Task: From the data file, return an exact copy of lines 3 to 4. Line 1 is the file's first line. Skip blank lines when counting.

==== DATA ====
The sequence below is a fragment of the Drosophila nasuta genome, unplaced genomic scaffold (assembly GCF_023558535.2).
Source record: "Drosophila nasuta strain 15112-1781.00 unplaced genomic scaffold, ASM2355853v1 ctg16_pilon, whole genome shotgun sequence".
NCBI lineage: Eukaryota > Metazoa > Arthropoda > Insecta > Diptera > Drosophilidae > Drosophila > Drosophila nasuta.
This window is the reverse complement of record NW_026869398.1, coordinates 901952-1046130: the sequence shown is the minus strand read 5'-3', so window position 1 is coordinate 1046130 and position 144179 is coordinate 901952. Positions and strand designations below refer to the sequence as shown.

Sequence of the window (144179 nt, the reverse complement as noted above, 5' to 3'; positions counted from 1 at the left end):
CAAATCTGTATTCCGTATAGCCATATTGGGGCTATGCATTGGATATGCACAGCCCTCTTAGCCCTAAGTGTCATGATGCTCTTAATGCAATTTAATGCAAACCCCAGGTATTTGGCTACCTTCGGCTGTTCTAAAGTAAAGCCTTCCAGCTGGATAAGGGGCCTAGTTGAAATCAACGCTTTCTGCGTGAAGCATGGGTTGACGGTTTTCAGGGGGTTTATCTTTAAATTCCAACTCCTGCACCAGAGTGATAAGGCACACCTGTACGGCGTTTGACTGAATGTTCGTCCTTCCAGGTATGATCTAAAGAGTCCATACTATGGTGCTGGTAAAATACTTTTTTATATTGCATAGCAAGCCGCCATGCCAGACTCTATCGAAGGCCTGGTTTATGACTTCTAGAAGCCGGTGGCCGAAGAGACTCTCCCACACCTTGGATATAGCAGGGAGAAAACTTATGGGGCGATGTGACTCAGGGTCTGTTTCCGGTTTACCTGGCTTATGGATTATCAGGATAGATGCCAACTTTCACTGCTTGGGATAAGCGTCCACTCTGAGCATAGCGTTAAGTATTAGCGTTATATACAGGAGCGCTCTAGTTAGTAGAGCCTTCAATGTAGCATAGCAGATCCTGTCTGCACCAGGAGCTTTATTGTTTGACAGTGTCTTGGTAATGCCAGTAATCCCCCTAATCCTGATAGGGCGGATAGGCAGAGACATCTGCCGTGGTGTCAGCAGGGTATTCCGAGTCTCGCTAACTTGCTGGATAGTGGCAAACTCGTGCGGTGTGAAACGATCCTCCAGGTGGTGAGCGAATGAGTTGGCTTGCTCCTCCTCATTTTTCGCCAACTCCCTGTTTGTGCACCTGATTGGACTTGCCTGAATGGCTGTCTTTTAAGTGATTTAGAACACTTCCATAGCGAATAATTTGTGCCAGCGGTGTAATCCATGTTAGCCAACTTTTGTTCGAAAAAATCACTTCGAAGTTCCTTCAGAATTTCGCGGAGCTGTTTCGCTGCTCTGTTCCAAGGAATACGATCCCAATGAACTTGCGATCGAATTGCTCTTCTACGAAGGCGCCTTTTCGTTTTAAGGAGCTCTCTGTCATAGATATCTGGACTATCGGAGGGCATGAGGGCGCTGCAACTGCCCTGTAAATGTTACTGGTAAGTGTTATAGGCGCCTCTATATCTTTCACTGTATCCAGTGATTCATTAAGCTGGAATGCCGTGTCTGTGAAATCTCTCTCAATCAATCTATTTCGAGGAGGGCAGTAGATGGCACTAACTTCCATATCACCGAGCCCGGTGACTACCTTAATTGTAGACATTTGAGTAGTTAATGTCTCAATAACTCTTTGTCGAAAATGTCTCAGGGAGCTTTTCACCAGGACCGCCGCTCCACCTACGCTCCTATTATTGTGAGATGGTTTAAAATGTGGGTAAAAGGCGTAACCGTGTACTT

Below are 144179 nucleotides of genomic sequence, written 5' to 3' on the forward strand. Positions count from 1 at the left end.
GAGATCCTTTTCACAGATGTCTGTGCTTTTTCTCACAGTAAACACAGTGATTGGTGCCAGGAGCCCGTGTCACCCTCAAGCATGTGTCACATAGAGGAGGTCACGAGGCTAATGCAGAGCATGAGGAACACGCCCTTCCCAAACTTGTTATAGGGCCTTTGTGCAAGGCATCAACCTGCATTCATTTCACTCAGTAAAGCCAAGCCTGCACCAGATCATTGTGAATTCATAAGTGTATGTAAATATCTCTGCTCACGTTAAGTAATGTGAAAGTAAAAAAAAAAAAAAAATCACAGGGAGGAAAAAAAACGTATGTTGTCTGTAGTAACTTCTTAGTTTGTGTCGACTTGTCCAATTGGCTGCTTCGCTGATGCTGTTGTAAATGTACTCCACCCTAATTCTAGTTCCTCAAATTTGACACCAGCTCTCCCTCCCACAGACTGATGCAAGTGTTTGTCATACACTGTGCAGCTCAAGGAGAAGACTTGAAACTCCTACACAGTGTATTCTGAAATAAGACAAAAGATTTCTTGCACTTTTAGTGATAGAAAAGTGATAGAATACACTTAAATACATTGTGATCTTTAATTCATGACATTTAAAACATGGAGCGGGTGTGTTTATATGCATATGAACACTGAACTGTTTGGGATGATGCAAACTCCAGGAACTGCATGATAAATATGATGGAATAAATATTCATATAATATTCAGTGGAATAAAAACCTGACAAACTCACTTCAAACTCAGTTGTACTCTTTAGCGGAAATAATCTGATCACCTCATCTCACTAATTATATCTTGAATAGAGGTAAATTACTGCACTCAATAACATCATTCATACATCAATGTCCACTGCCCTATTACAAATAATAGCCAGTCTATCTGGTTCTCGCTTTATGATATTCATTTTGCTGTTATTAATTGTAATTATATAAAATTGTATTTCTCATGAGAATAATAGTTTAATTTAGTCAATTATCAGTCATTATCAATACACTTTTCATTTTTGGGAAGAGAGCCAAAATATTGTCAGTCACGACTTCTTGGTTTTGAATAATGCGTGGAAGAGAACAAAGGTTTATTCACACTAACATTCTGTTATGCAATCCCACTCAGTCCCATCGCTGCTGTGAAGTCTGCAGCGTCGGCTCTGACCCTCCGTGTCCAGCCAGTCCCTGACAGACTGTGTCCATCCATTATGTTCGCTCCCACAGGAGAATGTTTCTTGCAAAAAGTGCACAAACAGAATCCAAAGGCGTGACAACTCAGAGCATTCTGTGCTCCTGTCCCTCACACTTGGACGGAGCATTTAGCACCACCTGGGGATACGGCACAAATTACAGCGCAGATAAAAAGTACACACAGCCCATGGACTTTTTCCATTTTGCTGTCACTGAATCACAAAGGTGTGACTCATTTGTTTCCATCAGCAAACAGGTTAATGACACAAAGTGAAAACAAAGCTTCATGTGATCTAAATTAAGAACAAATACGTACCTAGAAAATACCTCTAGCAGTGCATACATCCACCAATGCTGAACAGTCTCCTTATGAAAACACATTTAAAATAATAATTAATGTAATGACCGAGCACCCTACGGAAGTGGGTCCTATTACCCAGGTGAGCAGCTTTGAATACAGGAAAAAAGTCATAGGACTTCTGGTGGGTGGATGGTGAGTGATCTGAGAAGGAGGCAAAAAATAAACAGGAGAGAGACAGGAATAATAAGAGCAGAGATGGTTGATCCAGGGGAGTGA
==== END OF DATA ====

NCBI lineage: Eukaryota > Metazoa > Arthropoda > Insecta > Diptera > Drosophilidae > Drosophila > Drosophila nasuta.
This window is the reverse complement of record NW_026869398.1, coordinates 901952-1046130: the sequence shown is the minus strand read 5'-3', so window position 1 is coordinate 1046130 and position 144179 is coordinate 901952. Positions and strand designations below refer to the sequence as shown.